When George Will referred in brief to such an "offshore" strategy, conservatives instantly expressed a generalized skepticism about its effectiveness, but today Max Boot gets into specifics. At the Wall Street Journal, he writes:
We tried the offshore strategy in the 1990s when Afghanistan became a stronghold of al Qaeda. Even after 9/11 we still stuck to a minimalist approach. Recall the failure to capture Osama bin Laden at Tora Bora because we wouldn't commit enough American troops.
"We tried the offshore strategy"?
Yoohoo, Max -- remember the Clinton years? That was one, long, bad stretch of irresponsibility and inaction in the 1990s when it came to national security, and particularly when it came to dealing with Osama bin Laden. Here, as a refresher, is a link to an especially apt 2004 article called "How Clinton Let Al Qaeda Go."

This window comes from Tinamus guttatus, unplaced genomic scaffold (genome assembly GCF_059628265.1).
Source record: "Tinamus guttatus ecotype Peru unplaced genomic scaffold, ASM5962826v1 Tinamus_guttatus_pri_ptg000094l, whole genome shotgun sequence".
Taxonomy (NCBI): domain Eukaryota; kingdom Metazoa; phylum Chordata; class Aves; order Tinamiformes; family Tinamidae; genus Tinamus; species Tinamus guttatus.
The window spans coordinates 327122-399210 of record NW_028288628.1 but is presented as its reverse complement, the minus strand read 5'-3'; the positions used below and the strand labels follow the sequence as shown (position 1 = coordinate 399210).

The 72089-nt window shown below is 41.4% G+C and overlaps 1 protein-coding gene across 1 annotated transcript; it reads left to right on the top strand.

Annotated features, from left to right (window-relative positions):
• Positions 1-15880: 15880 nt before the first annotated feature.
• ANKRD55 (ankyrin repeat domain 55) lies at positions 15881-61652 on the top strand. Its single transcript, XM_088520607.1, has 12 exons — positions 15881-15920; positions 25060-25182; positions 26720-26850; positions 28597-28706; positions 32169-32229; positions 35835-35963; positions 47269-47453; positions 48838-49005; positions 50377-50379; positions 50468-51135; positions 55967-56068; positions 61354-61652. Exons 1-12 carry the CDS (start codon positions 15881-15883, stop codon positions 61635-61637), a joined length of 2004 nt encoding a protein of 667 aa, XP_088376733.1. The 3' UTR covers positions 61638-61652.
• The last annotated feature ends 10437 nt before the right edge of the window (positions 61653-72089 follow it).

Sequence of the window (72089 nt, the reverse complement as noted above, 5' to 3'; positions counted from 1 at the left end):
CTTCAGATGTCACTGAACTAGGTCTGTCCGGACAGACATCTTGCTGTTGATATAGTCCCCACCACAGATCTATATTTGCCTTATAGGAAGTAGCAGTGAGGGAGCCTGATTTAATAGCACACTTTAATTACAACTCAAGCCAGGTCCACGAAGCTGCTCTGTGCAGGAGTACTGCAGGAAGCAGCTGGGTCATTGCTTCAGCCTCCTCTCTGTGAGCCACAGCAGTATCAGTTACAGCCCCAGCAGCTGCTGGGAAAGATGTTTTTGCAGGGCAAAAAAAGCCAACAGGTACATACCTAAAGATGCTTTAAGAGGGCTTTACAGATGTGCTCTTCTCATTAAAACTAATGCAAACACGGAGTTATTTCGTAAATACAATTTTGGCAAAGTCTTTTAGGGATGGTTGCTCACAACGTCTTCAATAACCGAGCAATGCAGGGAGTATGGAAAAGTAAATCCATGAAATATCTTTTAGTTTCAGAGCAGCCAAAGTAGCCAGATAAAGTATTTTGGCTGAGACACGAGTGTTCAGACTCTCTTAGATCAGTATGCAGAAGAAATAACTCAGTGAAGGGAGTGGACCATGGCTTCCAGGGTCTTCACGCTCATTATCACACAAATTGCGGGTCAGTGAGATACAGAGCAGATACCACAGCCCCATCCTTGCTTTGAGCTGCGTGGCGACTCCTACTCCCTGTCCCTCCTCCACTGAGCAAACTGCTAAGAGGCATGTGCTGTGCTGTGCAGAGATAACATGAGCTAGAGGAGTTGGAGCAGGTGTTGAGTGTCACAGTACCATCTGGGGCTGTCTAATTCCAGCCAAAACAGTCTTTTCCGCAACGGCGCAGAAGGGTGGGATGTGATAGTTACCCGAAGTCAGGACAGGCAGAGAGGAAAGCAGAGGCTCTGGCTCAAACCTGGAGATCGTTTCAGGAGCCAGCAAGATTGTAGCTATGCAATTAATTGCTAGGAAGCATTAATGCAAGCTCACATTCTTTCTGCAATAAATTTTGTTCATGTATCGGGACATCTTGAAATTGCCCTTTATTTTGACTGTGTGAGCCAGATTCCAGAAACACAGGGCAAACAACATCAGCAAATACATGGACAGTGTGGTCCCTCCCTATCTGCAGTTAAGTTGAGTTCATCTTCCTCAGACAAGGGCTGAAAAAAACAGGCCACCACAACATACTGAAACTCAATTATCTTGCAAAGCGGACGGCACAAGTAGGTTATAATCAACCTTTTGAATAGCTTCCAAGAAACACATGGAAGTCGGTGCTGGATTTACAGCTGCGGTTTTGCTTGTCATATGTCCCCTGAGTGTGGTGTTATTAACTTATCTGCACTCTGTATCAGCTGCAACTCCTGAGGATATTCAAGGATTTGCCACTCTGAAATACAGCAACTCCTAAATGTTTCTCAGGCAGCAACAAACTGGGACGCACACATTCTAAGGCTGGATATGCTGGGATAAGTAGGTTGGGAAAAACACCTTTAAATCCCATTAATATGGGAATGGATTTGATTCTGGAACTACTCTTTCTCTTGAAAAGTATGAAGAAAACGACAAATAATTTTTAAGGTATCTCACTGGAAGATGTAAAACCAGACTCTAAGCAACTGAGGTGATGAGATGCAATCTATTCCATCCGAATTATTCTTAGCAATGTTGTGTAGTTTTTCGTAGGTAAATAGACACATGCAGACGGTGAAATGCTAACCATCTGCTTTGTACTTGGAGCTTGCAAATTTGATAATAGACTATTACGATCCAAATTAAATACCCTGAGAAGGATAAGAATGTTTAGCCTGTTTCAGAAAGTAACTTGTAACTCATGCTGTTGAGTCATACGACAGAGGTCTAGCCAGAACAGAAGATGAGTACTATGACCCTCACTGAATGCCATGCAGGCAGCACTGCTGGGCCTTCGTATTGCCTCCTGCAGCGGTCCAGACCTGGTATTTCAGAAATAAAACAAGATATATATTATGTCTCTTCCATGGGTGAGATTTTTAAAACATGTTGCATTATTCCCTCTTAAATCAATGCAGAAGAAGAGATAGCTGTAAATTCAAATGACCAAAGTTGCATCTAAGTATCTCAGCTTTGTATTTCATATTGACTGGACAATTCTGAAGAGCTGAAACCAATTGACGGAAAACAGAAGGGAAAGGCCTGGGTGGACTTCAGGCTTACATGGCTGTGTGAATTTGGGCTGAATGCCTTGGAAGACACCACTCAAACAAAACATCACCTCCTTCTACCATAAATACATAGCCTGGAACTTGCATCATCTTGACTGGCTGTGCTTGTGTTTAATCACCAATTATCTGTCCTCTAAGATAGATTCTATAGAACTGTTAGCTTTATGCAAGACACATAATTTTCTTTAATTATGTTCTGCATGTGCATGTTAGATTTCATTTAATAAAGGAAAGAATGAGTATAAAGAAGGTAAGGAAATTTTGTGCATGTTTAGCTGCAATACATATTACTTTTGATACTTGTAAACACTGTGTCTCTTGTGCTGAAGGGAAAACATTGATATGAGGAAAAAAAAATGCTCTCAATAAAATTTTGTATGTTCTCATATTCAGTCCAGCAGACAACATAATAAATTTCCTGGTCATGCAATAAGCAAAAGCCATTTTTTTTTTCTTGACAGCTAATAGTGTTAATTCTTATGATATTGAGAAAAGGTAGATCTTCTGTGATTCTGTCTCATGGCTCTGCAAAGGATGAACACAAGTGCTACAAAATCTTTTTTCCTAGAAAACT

The article specifically highlights the failures of Bill Clinton to authorize the execution of the "offshore strategy" -- in the historical case, a series of carefully planned operations by Special Forces to destroy Al Qaeda. Written by Richard H. Shultz Jr., director of international security studies at the Fletcher School, Tufts University, and director of research at the Consortium for the Study of Intelligence in Washington, D.C., the piece opens: